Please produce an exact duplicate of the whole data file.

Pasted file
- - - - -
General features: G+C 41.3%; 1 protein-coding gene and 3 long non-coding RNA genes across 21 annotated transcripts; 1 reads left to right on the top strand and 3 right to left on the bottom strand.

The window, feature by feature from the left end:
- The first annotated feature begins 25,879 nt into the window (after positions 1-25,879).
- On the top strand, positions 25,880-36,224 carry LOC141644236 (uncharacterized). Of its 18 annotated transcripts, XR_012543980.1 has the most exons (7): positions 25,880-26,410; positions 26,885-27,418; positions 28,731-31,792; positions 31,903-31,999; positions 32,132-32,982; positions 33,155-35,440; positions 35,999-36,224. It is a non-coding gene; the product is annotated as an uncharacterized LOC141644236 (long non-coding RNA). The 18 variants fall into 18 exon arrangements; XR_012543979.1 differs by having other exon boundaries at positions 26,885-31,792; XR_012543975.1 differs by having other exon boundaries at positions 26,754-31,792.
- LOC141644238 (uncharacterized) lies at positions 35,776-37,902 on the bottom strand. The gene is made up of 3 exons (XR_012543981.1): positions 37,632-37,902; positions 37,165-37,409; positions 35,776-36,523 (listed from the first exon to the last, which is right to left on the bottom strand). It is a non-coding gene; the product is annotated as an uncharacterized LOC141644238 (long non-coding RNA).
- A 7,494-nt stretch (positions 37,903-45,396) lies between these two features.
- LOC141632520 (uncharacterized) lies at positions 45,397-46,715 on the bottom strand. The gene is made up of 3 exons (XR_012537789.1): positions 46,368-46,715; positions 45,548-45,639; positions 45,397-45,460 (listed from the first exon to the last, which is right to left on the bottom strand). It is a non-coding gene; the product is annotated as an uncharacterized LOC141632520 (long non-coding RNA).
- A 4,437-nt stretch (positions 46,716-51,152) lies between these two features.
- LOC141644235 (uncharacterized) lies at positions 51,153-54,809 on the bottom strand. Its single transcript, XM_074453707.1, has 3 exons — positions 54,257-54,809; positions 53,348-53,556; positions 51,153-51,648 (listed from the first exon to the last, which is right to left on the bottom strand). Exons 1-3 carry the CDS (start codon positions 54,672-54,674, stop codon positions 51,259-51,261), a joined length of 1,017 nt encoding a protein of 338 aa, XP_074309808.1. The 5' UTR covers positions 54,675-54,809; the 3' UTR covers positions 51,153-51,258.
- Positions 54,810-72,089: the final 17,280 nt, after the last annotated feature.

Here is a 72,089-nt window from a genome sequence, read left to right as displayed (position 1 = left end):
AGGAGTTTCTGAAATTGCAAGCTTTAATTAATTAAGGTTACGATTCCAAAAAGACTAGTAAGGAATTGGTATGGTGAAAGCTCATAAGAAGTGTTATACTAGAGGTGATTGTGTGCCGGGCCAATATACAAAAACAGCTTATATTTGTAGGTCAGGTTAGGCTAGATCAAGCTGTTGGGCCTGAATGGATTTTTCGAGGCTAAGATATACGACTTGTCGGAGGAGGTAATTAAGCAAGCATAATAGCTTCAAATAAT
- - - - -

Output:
General features: G+C 41.3%; 1 protein-coding gene and 3 long non-coding RNA genes across 21 annotated transcripts; 1 reads left to right on the top strand and 3 right to left on the bottom strand.

The window, feature by feature from the left end:
- The first annotated feature begins 25,879 nt into the window (after positions 1-25,879).
- On the top strand, positions 25,880-36,224 carry LOC141644236 (uncharacterized). Of its 18 annotated transcripts, XR_012543980.1 has the most exons (7): positions 25,880-26,410; positions 26,885-27,418; positions 28,731-31,792; positions 31,903-31,999; positions 32,132-32,982; positions 33,155-35,440; positions 35,999-36,224. It is a non-coding gene; the product is annotated as an uncharacterized LOC141644236 (long non-coding RNA). The 18 variants fall into 18 exon arrangements; XR_012543979.1 differs by having other exon boundaries at positions 26,885-31,792; XR_012543975.1 differs by having other exon boundaries at positions 26,754-31,792.
- LOC141644238 (uncharacterized) lies at positions 35,776-37,902 on the bottom strand. The gene is made up of 3 exons (XR_012543981.1): positions 37,632-37,902; positions 37,165-37,409; positions 35,776-36,523 (listed from the first exon to the last, which is right to left on the bottom strand). It is a non-coding gene; the product is annotated as an uncharacterized LOC141644238 (long non-coding RNA).
- A 7,494-nt stretch (positions 37,903-45,396) lies between these two features.
- LOC141632520 (uncharacterized) lies at positions 45,397-46,715 on the bottom strand. The gene is made up of 3 exons (XR_012537789.1): positions 46,368-46,715; positions 45,548-45,639; positions 45,397-45,460 (listed from the first exon to the last, which is right to left on the bottom strand). It is a non-coding gene; the product is annotated as an uncharacterized LOC141632520 (long non-coding RNA).
- A 4,437-nt stretch (positions 46,716-51,152) lies between these two features.
- LOC141644235 (uncharacterized) lies at positions 51,153-54,809 on the bottom strand. Its single transcript, XM_074453707.1, has 3 exons — positions 54,257-54,809; positions 53,348-53,556; positions 51,153-51,648 (listed from the first exon to the last, which is right to left on the bottom strand). Exons 1-3 carry the CDS (start codon positions 54,672-54,674, stop codon positions 51,259-51,261), a joined length of 1,017 nt encoding a protein of 338 aa, XP_074309808.1. The 5' UTR covers positions 54,675-54,809; the 3' UTR covers positions 51,153-51,258.
- Positions 54,810-72,089: the final 17,280 nt, after the last annotated feature.

Here is a 72,089-nt window from a genome sequence, read left to right as displayed (position 1 = left end):
AGGAGTTTCTGAAATTGCAAGCTTTAATTAATTAAGGTTACGATTCCAAAAAGACTAGTAAGGAATTGGTATGGTGAAAGCTCATAAGAAGTGTTATACTAGAGGTGATTGTGTGCCGGGCCAATATACAAAAACAGCTTATATTTGTAGGTCAGGTTAGGCTAGATCAAGCTGTTGGGCCTGAATGGATTTTTCGAGGCTAAGATATACGACTTGTCGGAGGAGGTAATTAAGCAAGCATAATAGCTTCAAATAAT